National PIRC Coordination Center
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PIRC directory  
Funding for the PIRC program as a whole has been discontinued by the US Department of Education. Therefore, most PIRC programs are no longer in operation although several are continuing with funding from other sources. You may contact PIRCs directly to determine their status.
Kansas State PIRC
Topeka, KS
3500 SW 10th Avenue
Topeka, KS 66604

Web site:
Hours: 7:30 am - 4:00 pm
Ms. Jane Groff

Phone: 866-711-6711
Fax: 785-215-8742

Evaluator: Suzanne Knorr, Ph.D.

Logo for Kansas State PIRC

Special Advisory Committees:

The Statewide Advisory Board consists of representatives from each of the Kansas Parent Information Resource
Center's partners and collaborators as well as parents.

Laura Kaiser President, KS state PTA (parent)
Jan Long President-Elect, Kansas PTA (parent)
Lesli Girard, Parent consultant/trainer with Families Together, Inc. (parent)
Connie Zienkewicz, Executive Director of Families Together, Inc. (parent)
Mary Baskett, Executive Director of the KS Head Start Association (parent)
Judi Miller, Assistant Director of State and Federal Programs with the KS State Department of Education
Chris Bradley, Consultant, State and Federal Programs, KS State Dept of Education
Jennifer Spencer, Consultant with Parents As Teachers, Satae and Federal Programs, KS State Dept of Ed (parent)
Nancy Keel, Kansas Parents as Teachers Association (parent)
June Rempel, President Elect, Kansas Parents as Teachers Association
Carolyn Weinhold, Coordinator, Head Start-State Collaboration Office
Leticia Suastegui, Coordinator, Kansas Migrant Parent Advisory Council
Peg Dunlap Kansas, National Education Association
Sherri Yourdon, Kansas National Education Association/Kansas Learning First Alliance
Vikki Jo Stewart, Special Projects Director, State Library of Kansas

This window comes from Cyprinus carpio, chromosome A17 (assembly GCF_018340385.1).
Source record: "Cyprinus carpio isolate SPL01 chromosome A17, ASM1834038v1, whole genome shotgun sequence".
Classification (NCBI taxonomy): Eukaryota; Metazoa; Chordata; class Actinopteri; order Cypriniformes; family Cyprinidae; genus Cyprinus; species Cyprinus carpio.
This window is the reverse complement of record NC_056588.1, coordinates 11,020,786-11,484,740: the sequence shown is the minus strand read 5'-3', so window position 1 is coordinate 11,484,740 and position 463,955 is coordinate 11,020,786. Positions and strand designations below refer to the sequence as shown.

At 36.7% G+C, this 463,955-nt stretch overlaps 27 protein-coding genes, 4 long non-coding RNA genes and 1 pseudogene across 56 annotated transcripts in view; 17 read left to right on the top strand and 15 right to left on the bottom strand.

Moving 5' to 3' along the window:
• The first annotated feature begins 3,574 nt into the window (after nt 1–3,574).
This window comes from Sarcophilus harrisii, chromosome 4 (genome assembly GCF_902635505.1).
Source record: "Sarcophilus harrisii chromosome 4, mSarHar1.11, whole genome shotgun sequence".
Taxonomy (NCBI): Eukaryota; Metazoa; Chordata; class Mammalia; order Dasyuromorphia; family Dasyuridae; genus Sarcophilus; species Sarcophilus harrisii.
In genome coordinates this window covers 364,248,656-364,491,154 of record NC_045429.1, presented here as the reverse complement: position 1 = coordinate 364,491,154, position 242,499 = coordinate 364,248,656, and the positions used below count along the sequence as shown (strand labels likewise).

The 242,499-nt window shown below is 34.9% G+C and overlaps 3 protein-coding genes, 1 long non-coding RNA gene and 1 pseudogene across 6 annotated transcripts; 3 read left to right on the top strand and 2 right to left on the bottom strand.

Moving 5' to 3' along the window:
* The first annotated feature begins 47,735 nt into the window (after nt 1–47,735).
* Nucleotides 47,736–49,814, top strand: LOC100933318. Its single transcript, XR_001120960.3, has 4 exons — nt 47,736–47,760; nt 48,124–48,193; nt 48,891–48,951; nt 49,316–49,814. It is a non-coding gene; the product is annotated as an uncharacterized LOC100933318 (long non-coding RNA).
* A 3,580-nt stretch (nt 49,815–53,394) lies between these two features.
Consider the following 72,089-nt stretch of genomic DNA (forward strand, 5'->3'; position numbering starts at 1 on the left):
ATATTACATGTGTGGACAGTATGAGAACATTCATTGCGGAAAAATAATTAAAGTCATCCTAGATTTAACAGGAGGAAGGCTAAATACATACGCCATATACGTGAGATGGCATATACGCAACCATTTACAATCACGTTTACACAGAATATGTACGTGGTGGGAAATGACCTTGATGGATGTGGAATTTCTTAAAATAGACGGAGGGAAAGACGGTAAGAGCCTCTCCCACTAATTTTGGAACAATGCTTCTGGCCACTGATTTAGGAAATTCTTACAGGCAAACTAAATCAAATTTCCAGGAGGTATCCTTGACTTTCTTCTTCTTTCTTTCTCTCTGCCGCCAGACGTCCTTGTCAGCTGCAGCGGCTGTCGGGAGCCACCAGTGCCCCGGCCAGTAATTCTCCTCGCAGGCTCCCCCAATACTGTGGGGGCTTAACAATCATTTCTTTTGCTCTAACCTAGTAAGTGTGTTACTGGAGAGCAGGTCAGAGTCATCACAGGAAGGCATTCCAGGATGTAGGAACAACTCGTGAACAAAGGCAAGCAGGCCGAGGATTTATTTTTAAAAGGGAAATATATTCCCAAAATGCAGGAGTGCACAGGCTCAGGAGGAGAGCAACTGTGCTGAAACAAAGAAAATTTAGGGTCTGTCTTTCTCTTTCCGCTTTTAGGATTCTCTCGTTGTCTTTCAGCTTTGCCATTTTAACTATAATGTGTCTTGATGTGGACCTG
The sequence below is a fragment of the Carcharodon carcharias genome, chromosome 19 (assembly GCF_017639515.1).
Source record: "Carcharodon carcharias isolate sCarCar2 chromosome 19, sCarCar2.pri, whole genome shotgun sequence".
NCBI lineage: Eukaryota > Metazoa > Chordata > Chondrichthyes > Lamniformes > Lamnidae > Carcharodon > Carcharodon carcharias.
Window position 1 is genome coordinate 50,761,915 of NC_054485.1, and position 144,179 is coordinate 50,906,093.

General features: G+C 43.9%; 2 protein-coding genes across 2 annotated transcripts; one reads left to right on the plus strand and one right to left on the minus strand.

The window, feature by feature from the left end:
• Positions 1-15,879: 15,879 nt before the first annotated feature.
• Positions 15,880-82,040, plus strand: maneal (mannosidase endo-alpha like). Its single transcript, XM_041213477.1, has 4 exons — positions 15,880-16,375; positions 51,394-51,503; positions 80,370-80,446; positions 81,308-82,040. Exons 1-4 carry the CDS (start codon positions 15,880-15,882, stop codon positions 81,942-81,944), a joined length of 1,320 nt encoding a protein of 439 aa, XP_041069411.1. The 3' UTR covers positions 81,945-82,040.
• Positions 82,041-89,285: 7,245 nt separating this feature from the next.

Zoe Thompson, Coordinator, Kansas Families and Schools Together, Inc
Dallas Lyons, Title I Parent
Ebony Reddick, Title I Parent
Peg McCarthy, Title I parent and Topeka School Board Member

Kansas Parent Information Resource Center goals are to: 1) provide a seamless systems of
support, resources, and training to families with children from birth through high school; 2) build
capacity of parents, particularly those who are educationally and/or economically disadvantaged,
to become an integral part of their children’s educational success; and 3) develop parent
advocacy/leadership skills.

Parental Engagement Model
Parents are engaged through the ten partners comprising the KPIRC and will receive information,
resources, and training about parent leadership, advocacy, involvement and how to assist their
children’s success in school. Through the following KPIRC partners, we provide direct services
to parents – KS PTA, KS Families and Schools Together, Inc., KS Head Start Association, KS
Migrant Parent Advisory Council, and the KS Head Start Collaboration Office. Through other
partners – KS Parents as Teachers Association, KS National Teachers Association, KS Learning
First Alliance, State Library of KS, and the KS State Department of Education we provide
indirect services to Kansas parents.

Early Childhood Model
Early childhood models promoted through KPIRC are Parent As Teachers (birth through age
three) and Early Head Start and Head Start (birth through pre-K).

Major Activities
Major activities are: 1) establish a statewide network of organizations to work with, and support
families and their children; 2) provide families with NCLB, choice, and SES information; 3)